Sheriff: incumbent

February 16, 2002

Harold Carter

Age: 59

Residence: El Centro

Family: wife, Carolyn, two children

Occupation: Imperial County sheriff

Education: master's degree in public administration, San Diego State University; bachelor's degree in social science, SDSU; associate's degree in law enforcement, Imperial Valley College

Community service: chairman, Imperial and San Diego counties federal drug interdiction executive board; member, Southwest Border High Intensity Drug Trafficking Area board; chairman, Imperial Valley Drug Coalition; member, Kiwanis Club of El Centro; deacon, Central Baptist Church; involved with Special Olympics; former member, allocating committee United Way local chapter; board member, California Peace Officers Association training committee


"It's a stronger department, it's better equipped, better staffed and better trained than it's ever been."

Sheriff Harold Carter is finishing his first term and wants to serve a second term.

He said the Sheriffs' Office has seen much positive change during his tenure and he wants to continue to be a part of the process of making the department the most professional law enforcement agency in the state.

"The sheriff position is a job where you can really make a difference in public safety," Carter said.

"This is what I have trained for all my life," he said. "I think I have something to offer. If I didn't think I had something to offer I wouldn't (run for another term)."

Carter said one of the key issues the department is going to face relates to the budget. He said with the nation in an economic downturn and with the state budget still in question, whoever is sheriff is going to have to understand the budget process.

He said his department is going to have to find a way to offset possible losses in the budget and, as with the entire county government, find ways to increase revenues.

One way he is attempting to do that is by raising the state and federal incarceration fees the county receives. He said the department is in the process of doing that.

Carter said he supports the building of a privatized federal prison in the county that would house U.S. Immigration and Naturalization Service detainees.

He said such a prison could create 350 jobs and bring millions of dollars into the local economy, a portion of which would go toward law enforcement.

Carter said another issue the department is going to face is employee recruitment. He said in the next few years the department could see a number of retirements and there will be a need to fill those positions.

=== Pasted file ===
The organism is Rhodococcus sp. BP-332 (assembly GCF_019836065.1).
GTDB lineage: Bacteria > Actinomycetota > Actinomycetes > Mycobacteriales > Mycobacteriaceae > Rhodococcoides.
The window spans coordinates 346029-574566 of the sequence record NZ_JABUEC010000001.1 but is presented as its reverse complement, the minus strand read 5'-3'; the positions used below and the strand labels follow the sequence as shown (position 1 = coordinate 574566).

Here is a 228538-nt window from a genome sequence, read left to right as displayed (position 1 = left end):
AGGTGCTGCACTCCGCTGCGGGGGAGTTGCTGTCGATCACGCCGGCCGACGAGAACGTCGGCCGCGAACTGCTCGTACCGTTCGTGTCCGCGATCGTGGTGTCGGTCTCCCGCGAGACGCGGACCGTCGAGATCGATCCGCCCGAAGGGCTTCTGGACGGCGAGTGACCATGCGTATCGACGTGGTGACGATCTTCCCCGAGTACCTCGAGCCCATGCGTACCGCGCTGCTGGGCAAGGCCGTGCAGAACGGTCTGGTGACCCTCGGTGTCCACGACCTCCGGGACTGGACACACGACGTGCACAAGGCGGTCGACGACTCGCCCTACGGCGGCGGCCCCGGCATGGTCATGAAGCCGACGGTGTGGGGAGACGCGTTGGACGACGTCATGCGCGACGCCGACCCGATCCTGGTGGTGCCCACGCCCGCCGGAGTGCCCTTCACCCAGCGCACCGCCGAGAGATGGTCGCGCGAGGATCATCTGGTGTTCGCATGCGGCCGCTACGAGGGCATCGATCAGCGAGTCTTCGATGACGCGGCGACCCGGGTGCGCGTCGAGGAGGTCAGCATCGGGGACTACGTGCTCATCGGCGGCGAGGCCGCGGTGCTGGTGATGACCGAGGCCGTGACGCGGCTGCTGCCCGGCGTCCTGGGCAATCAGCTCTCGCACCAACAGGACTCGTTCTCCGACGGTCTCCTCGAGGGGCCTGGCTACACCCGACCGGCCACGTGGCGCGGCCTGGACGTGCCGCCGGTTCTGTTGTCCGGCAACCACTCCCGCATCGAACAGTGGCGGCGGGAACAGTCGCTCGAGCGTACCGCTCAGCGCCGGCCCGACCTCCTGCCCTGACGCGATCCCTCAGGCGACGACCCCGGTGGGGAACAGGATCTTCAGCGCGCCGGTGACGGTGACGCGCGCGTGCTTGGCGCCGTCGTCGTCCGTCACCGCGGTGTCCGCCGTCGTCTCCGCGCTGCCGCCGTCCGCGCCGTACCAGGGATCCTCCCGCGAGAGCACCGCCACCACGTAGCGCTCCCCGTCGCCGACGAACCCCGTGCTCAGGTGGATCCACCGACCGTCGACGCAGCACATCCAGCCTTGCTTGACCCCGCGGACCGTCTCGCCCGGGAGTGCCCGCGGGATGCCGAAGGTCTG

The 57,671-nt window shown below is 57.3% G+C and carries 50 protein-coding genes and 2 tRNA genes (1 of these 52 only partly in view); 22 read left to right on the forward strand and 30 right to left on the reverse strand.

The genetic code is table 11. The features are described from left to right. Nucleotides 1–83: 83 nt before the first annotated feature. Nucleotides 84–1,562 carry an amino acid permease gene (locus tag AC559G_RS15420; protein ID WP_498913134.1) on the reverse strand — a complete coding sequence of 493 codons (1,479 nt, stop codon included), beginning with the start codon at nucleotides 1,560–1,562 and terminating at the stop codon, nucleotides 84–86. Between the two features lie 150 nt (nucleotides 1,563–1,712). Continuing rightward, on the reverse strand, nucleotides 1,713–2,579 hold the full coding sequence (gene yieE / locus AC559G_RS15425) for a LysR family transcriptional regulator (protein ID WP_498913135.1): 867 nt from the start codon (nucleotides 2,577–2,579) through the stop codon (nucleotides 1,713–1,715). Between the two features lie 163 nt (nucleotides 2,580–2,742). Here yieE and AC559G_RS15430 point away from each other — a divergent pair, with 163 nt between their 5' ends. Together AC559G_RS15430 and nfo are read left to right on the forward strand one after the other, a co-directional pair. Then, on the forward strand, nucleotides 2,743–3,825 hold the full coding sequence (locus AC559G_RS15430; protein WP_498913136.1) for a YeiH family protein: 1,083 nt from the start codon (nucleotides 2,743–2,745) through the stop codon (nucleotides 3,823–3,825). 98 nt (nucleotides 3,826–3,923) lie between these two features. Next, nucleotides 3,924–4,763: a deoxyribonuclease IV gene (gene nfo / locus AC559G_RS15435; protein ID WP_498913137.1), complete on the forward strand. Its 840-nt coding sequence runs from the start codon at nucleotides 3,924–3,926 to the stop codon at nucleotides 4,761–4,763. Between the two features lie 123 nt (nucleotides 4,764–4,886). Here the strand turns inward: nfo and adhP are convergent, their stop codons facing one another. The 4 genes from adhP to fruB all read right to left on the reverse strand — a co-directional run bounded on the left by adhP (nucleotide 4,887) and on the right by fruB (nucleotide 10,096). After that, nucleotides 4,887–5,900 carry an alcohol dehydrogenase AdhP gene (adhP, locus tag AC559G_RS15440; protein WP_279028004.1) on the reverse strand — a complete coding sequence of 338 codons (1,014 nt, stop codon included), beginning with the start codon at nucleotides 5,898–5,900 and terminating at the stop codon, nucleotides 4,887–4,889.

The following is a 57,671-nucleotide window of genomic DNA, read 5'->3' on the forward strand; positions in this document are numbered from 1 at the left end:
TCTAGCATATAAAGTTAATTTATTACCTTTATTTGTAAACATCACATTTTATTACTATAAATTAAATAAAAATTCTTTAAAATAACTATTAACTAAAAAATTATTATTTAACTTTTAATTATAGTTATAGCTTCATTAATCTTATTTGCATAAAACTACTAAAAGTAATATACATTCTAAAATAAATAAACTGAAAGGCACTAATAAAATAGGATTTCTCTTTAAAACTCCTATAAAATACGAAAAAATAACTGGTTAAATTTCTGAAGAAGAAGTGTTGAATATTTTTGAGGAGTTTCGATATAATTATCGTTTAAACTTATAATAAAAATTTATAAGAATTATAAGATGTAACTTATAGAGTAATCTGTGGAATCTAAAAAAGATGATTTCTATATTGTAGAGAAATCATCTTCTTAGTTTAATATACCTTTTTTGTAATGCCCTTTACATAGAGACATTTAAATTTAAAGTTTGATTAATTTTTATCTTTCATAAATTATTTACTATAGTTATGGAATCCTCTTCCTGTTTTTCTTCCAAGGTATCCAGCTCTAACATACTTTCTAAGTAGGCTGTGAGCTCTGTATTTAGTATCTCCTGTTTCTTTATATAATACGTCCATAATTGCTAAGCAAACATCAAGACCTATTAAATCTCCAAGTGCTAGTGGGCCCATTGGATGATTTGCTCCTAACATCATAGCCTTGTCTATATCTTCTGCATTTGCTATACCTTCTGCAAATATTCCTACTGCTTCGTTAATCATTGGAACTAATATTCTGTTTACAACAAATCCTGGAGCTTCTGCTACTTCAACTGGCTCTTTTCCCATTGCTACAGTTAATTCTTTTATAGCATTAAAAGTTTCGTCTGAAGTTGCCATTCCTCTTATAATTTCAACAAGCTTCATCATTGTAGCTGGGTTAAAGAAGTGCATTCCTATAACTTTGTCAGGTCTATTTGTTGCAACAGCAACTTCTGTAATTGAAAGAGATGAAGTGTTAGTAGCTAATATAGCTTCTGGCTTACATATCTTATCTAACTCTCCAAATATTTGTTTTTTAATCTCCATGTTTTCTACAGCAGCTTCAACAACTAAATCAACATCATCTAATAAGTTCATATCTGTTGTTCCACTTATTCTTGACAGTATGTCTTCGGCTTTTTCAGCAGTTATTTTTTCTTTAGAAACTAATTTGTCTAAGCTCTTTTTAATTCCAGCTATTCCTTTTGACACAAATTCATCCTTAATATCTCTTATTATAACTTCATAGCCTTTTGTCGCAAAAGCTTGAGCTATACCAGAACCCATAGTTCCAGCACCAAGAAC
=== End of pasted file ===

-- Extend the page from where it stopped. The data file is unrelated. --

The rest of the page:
To that end, Carter said, he has implemented a program of hiring men and women in the Imperial Valley and sending them to the sheriffs' academy in Riverside to receive training.

He said since he started as sheriff 22 law enforcement positions have been added and there are now seven people in the academy going through training.

Carter said the department is better trained then it has ever been as a result of his focus on training.

"I believe if you ask a person to do a job, you have to help prepare them to do the job," he said. "Once they are prepared, they will do the job you want them to do."

He said of recruitment, "That is an issue we have to deal with. Not only will it be a challenge, it will be an opportunity to bring a lot of young talent into the department to structure it for the future."

Carter said of department staffing, "We are as close as we have ever been in the history of the department to being fully staffed."

Carter said his focus also has been to improve facilities. He said the goal is to build a regional training facility, a new pistol range, upgrade the emergency communication system for law enforcement agencies countywide and create a centralized database system that all local law enforcement could tap into to aid in bringing criminals to justice.

Carter said he wants to continue his efforts as chief of property security for the county, a position in line with the idea of homeland security in the wake of the Sept. 11 terrorist attacks.

In that position, Carter said, he is looking at ways to protect people and local government and court facilities from the threat of terrorist attacks.

Carter said he is moving forward with upgrades to the jail facilities that will make them safer for inmates and the correctional officers and other staffers.

Carter further said during his tenure the department has created a Sheriff's Activities League for youths and has deputies working as school resource officers.

"We are working more in high schools than ever before," he said.

Carter said the department has added a canine unit to aid in patrols and he plans to add more canine units. He said dogs can help deputies in patrolling areas where criminals may be hiding and in locating narcotics.

During his tenure, Carter said, he has worked to improve the image of the department and he said that has occurred.

"I believe in the last three years we have successfully changed the department's public image," he said, adding the public is more confident in the service provided by the department.

Carter has received endorsements from the Imperial County Sheriffs Association — the deputies' union — and management staff of the department.

He said those endorsements are important because it shows those he works with trust his leadership.

Carter said, "I have a proven record both in El Centro and with the Sheriff's Office."

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